How should firms selectively hedge? Resolving the selective hedging puzzle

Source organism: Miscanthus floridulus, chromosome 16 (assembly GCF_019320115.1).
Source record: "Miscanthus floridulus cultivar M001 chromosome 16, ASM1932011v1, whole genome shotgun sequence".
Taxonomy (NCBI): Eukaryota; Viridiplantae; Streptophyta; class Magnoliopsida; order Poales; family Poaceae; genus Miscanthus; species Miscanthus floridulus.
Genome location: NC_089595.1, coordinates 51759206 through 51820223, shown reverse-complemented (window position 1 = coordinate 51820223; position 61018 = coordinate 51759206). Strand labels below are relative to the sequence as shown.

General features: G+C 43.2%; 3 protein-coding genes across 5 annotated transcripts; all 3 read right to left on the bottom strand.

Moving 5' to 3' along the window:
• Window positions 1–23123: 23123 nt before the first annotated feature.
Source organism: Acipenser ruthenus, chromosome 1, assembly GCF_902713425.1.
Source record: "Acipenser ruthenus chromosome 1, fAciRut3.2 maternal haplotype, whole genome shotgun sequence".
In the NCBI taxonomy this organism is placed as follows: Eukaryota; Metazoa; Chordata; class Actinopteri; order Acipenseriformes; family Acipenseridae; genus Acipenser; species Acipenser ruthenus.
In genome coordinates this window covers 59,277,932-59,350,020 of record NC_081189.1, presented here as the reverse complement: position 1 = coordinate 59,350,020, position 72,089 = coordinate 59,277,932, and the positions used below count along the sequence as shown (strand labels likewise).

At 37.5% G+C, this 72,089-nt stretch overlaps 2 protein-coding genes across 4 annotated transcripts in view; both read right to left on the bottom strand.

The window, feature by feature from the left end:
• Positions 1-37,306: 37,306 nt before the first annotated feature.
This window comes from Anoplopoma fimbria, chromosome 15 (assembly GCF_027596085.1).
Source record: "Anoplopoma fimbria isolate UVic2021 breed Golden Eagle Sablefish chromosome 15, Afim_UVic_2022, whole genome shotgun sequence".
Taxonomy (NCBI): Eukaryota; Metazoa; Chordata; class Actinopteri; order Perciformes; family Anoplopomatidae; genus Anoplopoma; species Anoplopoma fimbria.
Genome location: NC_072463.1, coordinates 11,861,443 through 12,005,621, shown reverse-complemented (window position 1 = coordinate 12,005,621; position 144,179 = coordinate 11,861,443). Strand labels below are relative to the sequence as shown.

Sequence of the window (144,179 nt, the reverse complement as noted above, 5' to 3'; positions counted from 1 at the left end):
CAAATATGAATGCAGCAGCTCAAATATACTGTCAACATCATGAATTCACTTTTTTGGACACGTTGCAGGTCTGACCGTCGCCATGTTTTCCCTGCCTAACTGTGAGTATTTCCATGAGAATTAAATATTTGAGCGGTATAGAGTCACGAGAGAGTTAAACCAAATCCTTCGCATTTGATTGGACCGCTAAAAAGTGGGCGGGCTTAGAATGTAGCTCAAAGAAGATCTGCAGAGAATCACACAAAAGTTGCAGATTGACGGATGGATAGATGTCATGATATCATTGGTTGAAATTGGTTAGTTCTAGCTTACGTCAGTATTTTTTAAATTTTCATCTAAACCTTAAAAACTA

We provide a model of intertemporal hedging consistent with selective hedging, a widespread practice corroborated by recent empirical studies. We argue that the optimal hedge is a value hedge involving total current value of future earnings. More importantly, the hedging decision is independent of risk preferences of the firm or agent. Our closed-form solutions imply several implications for the risk management policy in a firm. In order to lock in profits a hedge increase is recommended in favorable states of nature, while in bad states the firm should decrease the hedge and wait. Our main new empirical implication is that selective hedging should be more prevalent in industries where managers are exposed to convex cash flow structures and are more likely to “value hedge” their exposures.
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